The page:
Princess X80 review: What we learned from our exclusive sea trial test

Alex Smith heads to Plymouth for the world’s first sea trial of the mighty Princess X80...

When the Princess X95 first hit the water in 2020, it certainly wasn’t quiet about it. With its confrontational elevation, fulsome forward superstructure and full-length ‘super flybridge’, it didn’t just feel like a radical tangent from the gentlemanly motor yachts of the Princess Y Class.

It felt like a radical tangent from the rest of the players in its sector. But while the upright trawler-cum-expedition aesthetic was challenging for some, the fact that it delivered around 30% more volume than most boats of a comparable length won it a lot of fans.

Couple that with the fact that it was able to integrate some authentic superyacht-style luxuries into a sub-100ft platform and a couple of things became inevitable. Firstly, it would go on to sell extremely well, shifting more than 30 units in just three years. And secondly, Princess Yachts would attempt to transfer that same winning concept onto a more compact X Class model.

The smaller boat’s approach to the X Class ethos differs markedly from that of its big sister. In spite of the fact that it measures 13ft shorter and 2ft narrower, it replaces the full-beam superstructure with a more conventional walkaround main deck layout.

That of course narrows the main deck accommodation but it still employs an extraordinarily long superstructure with an inverted screen for maximum volume. More to the point, it makes best possible use of that volume by side-stepping a main deck helm station and using the space instead for a forward dining area, that can also be specified as a second master cabin, in addition to a permanent port day heads and a versatile starboard galley.

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The impact of all that is not to be underestimated. The fact that you have a proper main deck day heads enables every one of the four lower deck cabins to retain its own private ensuite facilities for the sole use of those guests.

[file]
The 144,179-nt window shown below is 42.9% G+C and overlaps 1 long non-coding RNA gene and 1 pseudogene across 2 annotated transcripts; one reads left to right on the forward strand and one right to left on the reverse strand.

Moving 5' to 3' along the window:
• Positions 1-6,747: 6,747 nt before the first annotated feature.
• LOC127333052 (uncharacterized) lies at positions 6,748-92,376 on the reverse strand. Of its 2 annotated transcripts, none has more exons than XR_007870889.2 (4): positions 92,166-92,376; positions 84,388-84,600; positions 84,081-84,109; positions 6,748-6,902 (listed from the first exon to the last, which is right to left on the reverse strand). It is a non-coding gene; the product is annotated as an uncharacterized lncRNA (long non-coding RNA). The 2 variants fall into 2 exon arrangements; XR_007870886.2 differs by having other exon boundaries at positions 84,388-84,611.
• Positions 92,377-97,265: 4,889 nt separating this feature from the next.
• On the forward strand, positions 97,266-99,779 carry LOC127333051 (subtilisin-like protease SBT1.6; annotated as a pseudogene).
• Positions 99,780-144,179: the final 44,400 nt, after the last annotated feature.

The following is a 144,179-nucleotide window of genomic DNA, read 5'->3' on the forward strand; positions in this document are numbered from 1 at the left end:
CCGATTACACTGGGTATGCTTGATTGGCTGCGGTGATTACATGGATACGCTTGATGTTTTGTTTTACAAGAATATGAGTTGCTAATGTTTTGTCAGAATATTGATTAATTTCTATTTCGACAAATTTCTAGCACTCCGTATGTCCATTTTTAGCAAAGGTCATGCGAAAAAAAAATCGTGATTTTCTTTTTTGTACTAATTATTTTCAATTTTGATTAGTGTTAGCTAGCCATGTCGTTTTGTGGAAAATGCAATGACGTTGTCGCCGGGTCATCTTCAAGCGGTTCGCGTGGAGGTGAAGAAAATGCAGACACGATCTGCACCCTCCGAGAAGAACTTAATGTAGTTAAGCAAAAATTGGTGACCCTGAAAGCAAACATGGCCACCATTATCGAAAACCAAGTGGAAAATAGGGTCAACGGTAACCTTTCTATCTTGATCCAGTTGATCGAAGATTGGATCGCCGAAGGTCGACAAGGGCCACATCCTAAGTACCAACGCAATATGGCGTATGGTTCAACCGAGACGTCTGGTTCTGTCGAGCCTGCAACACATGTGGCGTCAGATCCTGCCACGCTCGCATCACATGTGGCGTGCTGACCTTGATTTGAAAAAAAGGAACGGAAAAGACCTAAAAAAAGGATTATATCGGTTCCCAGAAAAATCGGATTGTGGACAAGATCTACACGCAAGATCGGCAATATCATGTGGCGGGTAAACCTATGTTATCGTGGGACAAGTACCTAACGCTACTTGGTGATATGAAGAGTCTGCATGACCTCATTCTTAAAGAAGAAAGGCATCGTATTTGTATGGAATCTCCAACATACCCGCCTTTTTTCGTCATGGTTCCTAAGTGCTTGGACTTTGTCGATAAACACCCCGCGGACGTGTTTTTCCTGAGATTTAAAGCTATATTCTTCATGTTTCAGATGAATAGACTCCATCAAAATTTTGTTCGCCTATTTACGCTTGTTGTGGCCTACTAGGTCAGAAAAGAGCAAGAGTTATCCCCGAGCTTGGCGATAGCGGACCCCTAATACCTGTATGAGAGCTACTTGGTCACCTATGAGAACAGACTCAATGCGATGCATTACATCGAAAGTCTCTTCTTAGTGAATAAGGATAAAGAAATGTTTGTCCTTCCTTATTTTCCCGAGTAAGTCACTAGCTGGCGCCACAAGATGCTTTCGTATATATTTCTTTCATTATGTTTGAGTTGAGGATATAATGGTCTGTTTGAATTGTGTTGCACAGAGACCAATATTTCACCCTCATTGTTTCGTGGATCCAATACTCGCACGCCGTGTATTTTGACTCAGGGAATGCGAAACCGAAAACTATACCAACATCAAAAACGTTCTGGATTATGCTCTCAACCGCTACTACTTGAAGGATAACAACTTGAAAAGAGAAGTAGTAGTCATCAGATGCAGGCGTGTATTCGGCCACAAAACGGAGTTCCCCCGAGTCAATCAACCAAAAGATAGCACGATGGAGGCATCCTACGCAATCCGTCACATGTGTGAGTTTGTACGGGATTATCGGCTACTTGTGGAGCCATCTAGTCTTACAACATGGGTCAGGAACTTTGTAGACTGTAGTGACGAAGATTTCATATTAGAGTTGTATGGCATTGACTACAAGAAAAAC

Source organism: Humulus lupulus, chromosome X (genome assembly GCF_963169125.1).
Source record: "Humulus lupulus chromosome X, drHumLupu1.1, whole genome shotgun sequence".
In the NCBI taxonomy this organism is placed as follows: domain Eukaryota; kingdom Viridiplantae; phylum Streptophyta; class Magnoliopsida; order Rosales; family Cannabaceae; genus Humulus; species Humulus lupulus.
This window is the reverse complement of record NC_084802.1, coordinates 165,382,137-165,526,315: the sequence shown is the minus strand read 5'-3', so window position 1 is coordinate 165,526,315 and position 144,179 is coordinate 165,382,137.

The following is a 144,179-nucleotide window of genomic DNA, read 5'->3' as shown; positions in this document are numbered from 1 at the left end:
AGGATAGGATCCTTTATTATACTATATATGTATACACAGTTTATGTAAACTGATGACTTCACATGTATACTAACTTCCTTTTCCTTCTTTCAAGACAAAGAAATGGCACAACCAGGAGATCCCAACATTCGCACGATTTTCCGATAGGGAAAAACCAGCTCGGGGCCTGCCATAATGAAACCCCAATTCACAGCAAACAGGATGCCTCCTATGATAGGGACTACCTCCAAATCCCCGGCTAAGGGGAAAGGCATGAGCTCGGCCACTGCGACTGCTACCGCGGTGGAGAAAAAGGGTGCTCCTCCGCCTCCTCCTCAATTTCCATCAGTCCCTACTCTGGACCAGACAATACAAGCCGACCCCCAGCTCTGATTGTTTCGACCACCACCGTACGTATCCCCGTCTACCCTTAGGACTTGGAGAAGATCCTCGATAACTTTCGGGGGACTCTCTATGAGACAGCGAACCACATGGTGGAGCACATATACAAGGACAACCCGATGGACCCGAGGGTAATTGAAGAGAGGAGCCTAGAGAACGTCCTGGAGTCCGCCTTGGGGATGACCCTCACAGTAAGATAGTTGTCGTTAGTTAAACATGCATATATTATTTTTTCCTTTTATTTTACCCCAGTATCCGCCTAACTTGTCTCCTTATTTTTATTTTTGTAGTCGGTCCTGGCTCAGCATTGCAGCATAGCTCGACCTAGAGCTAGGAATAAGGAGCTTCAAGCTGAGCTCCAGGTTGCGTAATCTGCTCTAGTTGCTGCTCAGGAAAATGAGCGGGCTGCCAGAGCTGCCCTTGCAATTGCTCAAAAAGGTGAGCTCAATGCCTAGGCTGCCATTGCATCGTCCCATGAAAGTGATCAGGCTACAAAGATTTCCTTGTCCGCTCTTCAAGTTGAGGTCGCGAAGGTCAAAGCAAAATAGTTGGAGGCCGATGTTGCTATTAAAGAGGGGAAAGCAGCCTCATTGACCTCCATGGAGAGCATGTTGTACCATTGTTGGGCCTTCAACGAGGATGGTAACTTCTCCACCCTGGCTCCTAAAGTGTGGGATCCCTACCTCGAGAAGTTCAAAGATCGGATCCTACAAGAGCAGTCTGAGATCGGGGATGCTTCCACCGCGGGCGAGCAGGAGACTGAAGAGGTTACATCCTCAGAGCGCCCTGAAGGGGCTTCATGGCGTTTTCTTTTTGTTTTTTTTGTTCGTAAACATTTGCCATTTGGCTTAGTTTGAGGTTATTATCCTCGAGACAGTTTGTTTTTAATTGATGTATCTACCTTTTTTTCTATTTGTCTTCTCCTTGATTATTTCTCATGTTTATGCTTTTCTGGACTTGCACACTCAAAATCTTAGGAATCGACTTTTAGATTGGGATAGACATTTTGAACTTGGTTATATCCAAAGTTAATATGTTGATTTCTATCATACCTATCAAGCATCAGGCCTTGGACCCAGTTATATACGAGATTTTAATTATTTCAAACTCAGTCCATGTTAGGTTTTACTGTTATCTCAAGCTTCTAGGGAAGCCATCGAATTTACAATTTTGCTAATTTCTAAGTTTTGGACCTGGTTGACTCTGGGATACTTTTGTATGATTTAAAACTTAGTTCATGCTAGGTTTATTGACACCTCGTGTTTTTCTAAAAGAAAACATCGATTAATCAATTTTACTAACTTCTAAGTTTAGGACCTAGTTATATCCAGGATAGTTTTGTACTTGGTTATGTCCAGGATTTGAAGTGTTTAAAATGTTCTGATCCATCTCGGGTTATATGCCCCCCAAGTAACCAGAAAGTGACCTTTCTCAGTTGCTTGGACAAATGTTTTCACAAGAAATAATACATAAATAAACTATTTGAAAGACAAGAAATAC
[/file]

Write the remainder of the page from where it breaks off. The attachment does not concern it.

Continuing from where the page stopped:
The galley meanwhile can be integrated with the main saloon space by means of a set of stools at the bar; or it can be cordoned off for extra guest privacy thanks to a push-button screen, while still retaining easy access to the starboard side deck through a pantograph door.

And ahead of all this, the fact that you get the option of a main deck forward cabin with vast sea views and private access to the bow dinette feels like an item from the aspirational wishlist of a much larger custom superyacht.

Read Alex’s full review of the Princess X80 in the June 2023 issue of MBY, out now.

Princess X80 specifications

LOA: 82ft 7in (25.18m)
Beam: 19ft 11in (6.06m)
Draft: 5ft 10in (1.78m)
Displacement: 62.5 tonnes
Fuel capacity: 7,000-8,800 litres
Engines: Twin MAN V12 1650s, 1900s or 2000s on straight shafts
Test engines: Twin MAN V12 1900 24.2-litre diesels on straight shafts
Top speed on test: 31 knots
Fuel consumption: 498lph @ 24 knots / 31lph @ 8 knots
Cruising range: 339nm @ 24 knots / 1,817nm @ 8 knots
Noise: 60 d(B)A @ 20 knots
RCD Category: A for 20 people
Price as tested: £7.8million (ex. VAT)


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